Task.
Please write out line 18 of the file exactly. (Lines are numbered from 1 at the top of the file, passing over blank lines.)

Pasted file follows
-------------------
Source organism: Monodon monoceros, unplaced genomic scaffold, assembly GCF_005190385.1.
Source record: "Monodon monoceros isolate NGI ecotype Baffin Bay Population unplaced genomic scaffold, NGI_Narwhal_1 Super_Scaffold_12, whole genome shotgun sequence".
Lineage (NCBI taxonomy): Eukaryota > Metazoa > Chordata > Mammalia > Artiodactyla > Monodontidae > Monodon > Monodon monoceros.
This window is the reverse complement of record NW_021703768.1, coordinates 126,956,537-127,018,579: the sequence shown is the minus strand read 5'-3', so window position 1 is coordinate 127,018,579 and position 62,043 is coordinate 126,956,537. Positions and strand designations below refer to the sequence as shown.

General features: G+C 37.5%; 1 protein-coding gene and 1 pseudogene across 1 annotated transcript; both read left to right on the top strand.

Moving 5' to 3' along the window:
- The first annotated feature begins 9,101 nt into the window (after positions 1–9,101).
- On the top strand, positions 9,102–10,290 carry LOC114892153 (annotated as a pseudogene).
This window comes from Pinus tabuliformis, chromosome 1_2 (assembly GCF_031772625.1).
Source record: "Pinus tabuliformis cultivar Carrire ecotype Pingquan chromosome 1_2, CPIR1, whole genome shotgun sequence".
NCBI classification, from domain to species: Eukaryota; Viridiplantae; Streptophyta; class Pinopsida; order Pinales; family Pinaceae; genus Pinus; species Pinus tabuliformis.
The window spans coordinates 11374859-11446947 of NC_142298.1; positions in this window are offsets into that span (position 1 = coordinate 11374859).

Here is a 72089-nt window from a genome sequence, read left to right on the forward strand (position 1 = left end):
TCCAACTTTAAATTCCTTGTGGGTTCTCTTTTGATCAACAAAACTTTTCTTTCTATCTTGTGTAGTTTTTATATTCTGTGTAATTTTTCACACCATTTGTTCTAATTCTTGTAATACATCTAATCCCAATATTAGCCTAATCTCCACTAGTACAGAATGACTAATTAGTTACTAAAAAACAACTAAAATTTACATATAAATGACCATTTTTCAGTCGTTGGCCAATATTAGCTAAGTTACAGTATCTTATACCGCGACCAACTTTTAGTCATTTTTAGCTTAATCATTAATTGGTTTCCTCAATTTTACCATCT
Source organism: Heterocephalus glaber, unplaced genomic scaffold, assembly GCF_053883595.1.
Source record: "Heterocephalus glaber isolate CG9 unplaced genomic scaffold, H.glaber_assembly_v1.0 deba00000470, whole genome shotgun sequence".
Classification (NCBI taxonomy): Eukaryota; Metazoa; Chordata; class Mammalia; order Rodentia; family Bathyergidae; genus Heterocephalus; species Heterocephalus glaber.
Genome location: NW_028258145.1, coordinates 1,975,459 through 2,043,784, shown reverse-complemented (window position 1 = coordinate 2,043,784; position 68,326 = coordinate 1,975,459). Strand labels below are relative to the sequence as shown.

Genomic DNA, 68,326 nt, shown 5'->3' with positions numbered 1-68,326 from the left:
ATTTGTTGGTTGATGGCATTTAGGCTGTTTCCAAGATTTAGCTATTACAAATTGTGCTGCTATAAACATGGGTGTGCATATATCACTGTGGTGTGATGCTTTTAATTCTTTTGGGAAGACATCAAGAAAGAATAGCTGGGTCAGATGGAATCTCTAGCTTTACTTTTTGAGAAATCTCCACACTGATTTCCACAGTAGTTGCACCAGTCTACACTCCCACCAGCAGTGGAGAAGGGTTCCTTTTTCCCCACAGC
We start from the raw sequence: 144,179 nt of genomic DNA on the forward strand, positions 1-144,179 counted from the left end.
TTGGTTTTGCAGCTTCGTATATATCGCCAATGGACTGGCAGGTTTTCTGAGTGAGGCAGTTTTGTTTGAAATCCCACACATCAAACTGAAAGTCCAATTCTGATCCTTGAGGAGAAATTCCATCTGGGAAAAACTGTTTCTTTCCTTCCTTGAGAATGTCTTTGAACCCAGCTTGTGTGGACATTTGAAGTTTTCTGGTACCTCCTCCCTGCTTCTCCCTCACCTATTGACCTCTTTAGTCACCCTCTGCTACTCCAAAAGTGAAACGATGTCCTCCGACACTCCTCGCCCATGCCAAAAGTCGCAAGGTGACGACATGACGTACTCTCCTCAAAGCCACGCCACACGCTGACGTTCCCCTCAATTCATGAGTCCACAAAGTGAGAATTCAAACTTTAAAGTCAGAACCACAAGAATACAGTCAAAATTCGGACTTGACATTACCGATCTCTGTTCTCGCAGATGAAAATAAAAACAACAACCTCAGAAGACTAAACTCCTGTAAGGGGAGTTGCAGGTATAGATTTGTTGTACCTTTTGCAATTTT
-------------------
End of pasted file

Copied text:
Genome location: NW_028258145.1, coordinates 1,975,459 through 2,043,784, shown reverse-complemented (window position 1 = coordinate 2,043,784; position 68,326 = coordinate 1,975,459). Strand labels below are relative to the sequence as shown.